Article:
Paul Merson: Football, Gambling & Me, review: confessional TV that showed it's not just the addict that suffers
Paul Merson believes that he has his addictions to alcohol and cocaine under control, but gambling still has him in its grip. Last year he lost all the money he’d saved for a house deposit – he lives in a modest rented property with his wife and young children, having previously gambled away his more than £7 million fortune. At that point he stopped placing bets. But the next one, he fears, is just around the corner.
In Paul Merson: Football, Gambling & Me (BBC One), the former Arsenal star tried to make sense of it all. He started by meeting Wes Reid, who was with him in the Arsenal reserves when he was 17. They visited the bookmakers where Merson placed his first bet, five minutes from the old Highbury stadium. Reid produced a photograph from those days, of them with another kid playing cards in a hotel room on tour. Reid was bored, wanting to go to the pool and have some fun. Merson played on until he had lost all his money. And things never changed.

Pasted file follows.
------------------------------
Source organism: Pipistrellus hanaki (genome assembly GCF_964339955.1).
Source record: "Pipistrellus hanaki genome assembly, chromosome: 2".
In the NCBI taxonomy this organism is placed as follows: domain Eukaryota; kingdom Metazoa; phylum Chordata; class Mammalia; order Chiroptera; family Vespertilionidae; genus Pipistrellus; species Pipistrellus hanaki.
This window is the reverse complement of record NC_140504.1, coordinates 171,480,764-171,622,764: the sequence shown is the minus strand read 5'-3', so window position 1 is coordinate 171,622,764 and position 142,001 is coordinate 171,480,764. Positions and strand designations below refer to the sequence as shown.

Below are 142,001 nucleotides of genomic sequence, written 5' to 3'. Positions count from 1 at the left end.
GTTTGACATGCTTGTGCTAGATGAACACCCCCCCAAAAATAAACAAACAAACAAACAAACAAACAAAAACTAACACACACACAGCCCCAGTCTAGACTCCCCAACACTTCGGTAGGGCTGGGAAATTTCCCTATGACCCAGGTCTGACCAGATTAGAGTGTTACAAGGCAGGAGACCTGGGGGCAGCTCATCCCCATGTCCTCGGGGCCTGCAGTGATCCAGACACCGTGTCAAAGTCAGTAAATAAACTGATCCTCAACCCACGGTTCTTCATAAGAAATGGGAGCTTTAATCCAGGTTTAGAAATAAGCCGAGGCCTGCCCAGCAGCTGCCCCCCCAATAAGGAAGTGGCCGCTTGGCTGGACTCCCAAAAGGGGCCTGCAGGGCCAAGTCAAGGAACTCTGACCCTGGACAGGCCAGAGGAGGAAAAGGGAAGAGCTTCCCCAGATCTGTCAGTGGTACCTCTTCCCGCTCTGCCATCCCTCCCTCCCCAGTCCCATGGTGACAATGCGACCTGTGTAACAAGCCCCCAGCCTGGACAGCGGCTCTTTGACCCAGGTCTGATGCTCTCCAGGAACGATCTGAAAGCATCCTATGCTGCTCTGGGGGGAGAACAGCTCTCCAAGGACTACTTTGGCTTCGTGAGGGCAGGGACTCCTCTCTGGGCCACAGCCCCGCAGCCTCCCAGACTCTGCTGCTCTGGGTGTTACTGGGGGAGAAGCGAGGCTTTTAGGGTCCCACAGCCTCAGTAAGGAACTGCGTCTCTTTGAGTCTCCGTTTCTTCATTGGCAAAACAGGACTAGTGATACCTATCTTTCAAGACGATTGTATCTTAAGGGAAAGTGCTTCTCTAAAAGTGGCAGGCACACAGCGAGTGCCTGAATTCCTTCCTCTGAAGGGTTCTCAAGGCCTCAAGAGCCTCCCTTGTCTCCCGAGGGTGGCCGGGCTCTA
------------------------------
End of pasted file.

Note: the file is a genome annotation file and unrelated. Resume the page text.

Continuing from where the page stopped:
Merson has battled so many demons over the years, and so publicly, that he is comfortable with confessional TV. He spoke directly into the camera, and was often moved to tears. He also met the relatives of three young men who had taken their lives due to their gambling addictions, all with heartbreaking stories to tell (and a subject explored in more depth by Ruth Davidson in Football’s Gambling Addiction on Channel 4 in June).
Trying to get to the root of his addiction, Merson took part in a study to map his brain activity. It revealed, to no one’s surprise, that he responded far more strongly to images of gambling than he did to things that bring non-addicts pleasure: food, nature, family. These types of documentaries always feel the need to add some science, but it felt like a side issue here.
Instead of looking backwards, Merson needs to address the here and now. The moment that stuck out was his admission, late in the programme, that he feels bored by the “groundhog day” sameness of his life – taking the children to school, trips to the park. “That’s life,” his wife had told him. Viewers will feel as much sympathy for her after watching this documentary as they do for him.